With his thick, nearly-octagonal eyeglasses, Obama-for-President button, and bowtie-less tuxedo shirt, Spike Lee had a lot going on at the Oscar’s, but thanks to that dashing white trilby, he proved himself one of the good guys.
I think pre-tied regular ties (four-in-hands) are now only found on uniformed security guards, doormen, and other rental outfits. They seem to have correctly assumed the social stigma of a teenager wearing velcro shoes because he hasn’t figured out how to tie shoe laces. Are you a child?
It is indeed sad state of affairs, then, when the same knot used for your shoelaces cannot be successfully duplicated on the necks of dozens of grown men at an event known for its clothing and televised for millions of viewers.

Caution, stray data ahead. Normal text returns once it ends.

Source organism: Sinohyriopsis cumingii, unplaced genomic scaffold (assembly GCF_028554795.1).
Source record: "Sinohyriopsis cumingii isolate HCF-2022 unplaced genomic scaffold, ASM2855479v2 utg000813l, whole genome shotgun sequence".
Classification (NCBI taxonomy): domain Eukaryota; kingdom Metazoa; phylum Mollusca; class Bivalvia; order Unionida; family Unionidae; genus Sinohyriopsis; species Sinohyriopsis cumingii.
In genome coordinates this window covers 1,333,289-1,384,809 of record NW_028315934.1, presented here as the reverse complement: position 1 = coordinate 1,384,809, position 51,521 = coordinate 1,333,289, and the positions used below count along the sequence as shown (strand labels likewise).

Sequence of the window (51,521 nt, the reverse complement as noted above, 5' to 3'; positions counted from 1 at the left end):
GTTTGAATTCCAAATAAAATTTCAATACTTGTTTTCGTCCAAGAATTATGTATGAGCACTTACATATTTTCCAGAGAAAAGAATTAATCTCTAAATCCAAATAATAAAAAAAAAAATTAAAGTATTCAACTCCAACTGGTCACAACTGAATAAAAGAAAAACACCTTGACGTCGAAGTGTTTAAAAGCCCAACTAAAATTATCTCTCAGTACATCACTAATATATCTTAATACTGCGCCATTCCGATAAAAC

Dear John Travolta, I ask you. I ask your stylists. I ask the designer who probably gave you that tuxedo. How did you decide on a pre-tied bowtie? And how did you decide on the most awful, symetrical, perfect, bowtie the world has ever seen?
For comparison, last year Peter O’Toole, a proper old fart, most certainly got it right.
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Possibly the most popular sunglasses frame of all time, the Ray-Ban Wayfarer has been worn by Audrey Hepburn in Breakfast at Tiffany’s, Cary Grant in North by Northwest, and, most famously, Tom Cruise in Risky Businessâ€”the latter the result of a shrewd product-placement deal.